2016 Coolspring Engine Show

A brief rundown of some of the unusual engines that made an appearance at the Coolspring Engine Show this past June.

| October/November 2016

The June 2016 Coolspring Engine Show was perfect! The weather was great, and despite an evening shower we did not have the usual mud and dismal skies. Our theme this year was “One of a Kind Engines.” There were many unusual and unique designs. I certainly learned a lot, seeing machines I had never been aware of. This is just a sample of what was on hand.

This amazing tractor (Photo 1) was displayed by Nick Rowland and his dad, Ed. Built by the Sexauer brothers of Sulfur Springs, Ohio, about 1904, it shows both extremely crude as well as very sophisticated design. Its main use was to buzz saw wood. It could be driven to its work location, and then back home again. The Rowlands found it preserved in a corn crib, where it had rested for many years. The engine is Sexauer’s own design and features desmodromic valve motion, meaning the valves are both opened and closed mechanically. Ignition is by a Goodson magneto and spark plug, and it operates beautifully.

Most of us are familiar with the Bates & Edmonds line, made in Lansing, Michigan, but this one (Photo 2) owned by Woody Sins is most unusual. It has an overhung power cylinder and flywheel crank shaft. Many familiar features are seen on close inspection. It actually makes sense, being a compact design for small power applications, and most all parts are easily accessed for repair and adjustment.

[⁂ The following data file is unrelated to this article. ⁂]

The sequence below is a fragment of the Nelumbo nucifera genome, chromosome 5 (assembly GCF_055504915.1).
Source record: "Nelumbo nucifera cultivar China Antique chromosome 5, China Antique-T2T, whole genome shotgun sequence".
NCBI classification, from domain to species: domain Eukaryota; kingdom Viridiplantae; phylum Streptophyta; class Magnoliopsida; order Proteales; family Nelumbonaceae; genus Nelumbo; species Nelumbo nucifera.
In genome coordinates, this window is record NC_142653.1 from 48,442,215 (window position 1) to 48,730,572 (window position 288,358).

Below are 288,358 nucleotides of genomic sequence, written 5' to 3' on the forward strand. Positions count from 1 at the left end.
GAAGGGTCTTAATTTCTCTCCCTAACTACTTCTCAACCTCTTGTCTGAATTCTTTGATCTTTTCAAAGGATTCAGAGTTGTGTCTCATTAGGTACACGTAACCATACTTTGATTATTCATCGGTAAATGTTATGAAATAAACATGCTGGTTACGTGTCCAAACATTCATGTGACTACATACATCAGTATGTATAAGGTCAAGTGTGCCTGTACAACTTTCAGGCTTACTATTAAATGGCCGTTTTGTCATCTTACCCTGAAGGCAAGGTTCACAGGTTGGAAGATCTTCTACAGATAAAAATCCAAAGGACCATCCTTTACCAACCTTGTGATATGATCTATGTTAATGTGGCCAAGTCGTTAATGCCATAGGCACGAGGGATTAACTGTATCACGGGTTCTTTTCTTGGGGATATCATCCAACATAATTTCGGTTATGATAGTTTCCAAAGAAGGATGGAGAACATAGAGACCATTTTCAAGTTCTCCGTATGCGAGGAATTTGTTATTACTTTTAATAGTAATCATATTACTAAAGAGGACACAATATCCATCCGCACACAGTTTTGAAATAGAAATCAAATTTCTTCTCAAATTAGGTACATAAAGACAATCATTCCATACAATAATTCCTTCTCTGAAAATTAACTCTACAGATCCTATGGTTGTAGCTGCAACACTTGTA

Stiles Bradley brought his diminutive 1-1/2 hp inverted Webster (Photo 3). It features two sets of timing gears: one to operate the exhaust valve and the other to power the igniter. It ran great and attracted a lot of attention.

Photo 4 is a squat little engine that has to be described as “cute.” It is a 4-cycle made as a stationary engine, but has an appearance suggesting marine usage. It was built by Gleason & Bailey & Sciple of Seneca Falls, New York. Yes, the name plate has an “&” between each name! Note that the head, cylinder and base are all one casting – a machinist’s nightmare!

Charles Stickney built many unusual engines, and Photo 5 is no exception. This little engine was built to power a water pump. Notice the forked rod that lifted the well plunger up and down. It features an overhung cylinder and all the complicated valve motion that was typical of Stickney. Note the gasoline tank mounted on the very top of the engine.